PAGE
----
Who gives the right to a foreign poet to write in a non-native language? Knowledge of language is, of course, necessary, but not sufficient. This right is conveyed by the artist’s destiny. “Do not compare, the living is incomparable!” (Osip Mandelshtam).

A foreign artist feels the new world and gives new names in his/her new language, stained with his/her accent and the indelible mark of destiny. Poetry is a form of direct speech, reflecting real (and virtual) life of movement, displacement, and inhabitation of a new territory. A poem represents that direct speech and personal communication, although in a metaphorical form. Penetration into other cultures, finding the common language of poetry, which by definition is an indirect, metaphorical language, allows the achievement of this mutual understanding between an artist and the surrounding milieu, though at first foreign.

A poem is a composition on a free theme. It is not culture, that is, the language is secondary (forgive me this sacrilege). Art exists, first of all, in the artist, and only then, in society. One does not speak the words of the poem with the lines of the verse, no matter how professional they seem. The artist speaks the words of the poem with his own direct speech, infused with his own cadence and inspired by his own soul. However, the language dictates a way how the poem is to be created.

Poetry is an autonomous process and uses an obligatory emotional conflict of the poet with the surrounding world. The poet overhears the sound, the stimulus for the creation of a poetic text, that preexistent sound (condensed emotion-thought). This may be the sound of real life outside the window, on a train, on a street corner. These are the signals that a poet metaphorically transforms into live verse. A poet feels it only because the power field or the sound field exists in the surrounding air, the air which the artist breathes. The sound “from above” coincides for some moment with an inner emotional readiness and maturity of an author for the new creation. This sound may be incidental, such as the clattering of a train, the voice of a hotdog man, or the pause of silence that occasionally interrupts the street noise.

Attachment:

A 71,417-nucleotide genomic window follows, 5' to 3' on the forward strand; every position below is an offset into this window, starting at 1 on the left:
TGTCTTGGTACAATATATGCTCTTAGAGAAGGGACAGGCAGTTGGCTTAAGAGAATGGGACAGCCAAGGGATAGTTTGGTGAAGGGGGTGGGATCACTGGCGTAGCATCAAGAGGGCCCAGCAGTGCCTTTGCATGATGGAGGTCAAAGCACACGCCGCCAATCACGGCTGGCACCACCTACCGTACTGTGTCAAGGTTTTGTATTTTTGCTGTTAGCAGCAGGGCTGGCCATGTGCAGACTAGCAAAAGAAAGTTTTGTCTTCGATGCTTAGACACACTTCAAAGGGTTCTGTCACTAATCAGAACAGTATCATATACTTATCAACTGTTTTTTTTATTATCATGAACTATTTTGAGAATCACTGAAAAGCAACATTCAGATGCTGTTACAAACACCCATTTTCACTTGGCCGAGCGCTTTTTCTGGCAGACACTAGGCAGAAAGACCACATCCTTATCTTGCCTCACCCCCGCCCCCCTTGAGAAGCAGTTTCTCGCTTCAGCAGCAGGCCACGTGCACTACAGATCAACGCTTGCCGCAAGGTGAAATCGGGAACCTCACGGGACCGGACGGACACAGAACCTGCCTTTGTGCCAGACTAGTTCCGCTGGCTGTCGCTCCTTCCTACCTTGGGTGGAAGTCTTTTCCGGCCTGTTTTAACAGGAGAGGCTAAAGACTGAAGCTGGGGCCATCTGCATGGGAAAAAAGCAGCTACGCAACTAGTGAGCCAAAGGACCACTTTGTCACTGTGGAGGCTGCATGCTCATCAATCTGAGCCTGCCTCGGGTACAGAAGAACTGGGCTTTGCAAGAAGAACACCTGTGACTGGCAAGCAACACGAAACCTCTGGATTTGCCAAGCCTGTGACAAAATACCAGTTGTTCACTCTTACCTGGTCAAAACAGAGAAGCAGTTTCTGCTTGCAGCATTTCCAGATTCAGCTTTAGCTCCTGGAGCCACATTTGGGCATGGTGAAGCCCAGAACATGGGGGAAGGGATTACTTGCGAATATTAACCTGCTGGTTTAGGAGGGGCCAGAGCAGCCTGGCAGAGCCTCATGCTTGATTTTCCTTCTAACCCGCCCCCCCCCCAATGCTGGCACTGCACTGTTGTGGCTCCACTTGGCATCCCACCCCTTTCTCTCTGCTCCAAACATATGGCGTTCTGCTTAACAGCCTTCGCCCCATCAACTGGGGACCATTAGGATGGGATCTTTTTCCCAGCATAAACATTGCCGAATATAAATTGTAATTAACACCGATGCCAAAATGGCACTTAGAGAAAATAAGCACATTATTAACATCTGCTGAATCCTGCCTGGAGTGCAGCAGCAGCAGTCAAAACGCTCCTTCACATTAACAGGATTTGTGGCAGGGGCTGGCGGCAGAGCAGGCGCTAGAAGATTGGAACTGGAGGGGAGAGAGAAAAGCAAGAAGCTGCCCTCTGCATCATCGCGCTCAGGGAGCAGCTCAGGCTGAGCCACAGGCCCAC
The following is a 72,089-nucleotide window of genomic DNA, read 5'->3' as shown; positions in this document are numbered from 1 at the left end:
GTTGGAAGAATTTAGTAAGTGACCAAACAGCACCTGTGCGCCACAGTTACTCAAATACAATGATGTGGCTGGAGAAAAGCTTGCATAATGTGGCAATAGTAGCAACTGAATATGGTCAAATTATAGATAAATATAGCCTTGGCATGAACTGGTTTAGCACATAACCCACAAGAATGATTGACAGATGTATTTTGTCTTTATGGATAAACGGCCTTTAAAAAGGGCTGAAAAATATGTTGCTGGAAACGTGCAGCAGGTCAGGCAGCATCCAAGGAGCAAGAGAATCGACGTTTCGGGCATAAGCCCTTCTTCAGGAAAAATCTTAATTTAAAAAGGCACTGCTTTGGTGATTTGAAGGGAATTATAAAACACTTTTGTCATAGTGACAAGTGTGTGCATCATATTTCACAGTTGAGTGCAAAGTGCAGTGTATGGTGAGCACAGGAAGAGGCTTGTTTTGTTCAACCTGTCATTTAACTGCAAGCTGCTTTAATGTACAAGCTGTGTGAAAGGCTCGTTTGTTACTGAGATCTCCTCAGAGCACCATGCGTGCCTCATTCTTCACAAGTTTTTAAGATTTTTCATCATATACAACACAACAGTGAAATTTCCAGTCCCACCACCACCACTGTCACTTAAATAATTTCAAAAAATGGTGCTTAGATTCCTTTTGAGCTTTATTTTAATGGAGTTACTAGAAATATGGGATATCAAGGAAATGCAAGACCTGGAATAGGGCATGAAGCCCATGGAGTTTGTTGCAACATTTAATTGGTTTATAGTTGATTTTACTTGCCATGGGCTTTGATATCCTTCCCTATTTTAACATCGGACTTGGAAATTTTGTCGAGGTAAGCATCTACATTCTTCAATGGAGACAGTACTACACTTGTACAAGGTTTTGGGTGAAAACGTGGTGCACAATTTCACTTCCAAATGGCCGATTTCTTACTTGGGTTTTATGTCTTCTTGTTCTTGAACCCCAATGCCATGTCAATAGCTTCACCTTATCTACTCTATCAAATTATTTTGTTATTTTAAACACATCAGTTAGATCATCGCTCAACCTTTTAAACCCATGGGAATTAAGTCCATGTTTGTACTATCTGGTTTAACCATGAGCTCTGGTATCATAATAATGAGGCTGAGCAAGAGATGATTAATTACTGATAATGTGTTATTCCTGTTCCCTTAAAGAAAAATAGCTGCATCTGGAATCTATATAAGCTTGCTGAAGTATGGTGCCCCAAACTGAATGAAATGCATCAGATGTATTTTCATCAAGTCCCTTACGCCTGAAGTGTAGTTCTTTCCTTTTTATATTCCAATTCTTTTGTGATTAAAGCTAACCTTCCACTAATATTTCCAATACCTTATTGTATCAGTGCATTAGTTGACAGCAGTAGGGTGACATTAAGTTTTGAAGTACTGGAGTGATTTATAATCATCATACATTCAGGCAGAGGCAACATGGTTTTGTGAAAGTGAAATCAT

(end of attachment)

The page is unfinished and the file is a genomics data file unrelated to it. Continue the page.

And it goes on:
After the first seven years of my life in America, the nostalgic feeling for the lost home back in Russia subsided. I acquired this newborn homelessness, as if a second birth, but with a genetic memory of the former life. I was waiting for my own voice for a rather long time, but it was worth it. I started “speaking poems” with my own intonation and in my own voice, first in Russian, and then in English. It took some time of my living here to acquire my right to my poetic voice. The voice matured and has been resounding, describing my new life and reflecting a new sensibility. Poetry, first of all, is a reflection of destiny, a revelation of the soul—glossolalia of the soul—an attempt to understand the philosophy of life, using the sensory, metaphorical instrument of poetry given to the author.

And having said all that, I feel that life and every new poem in this life “is the test, only a test.”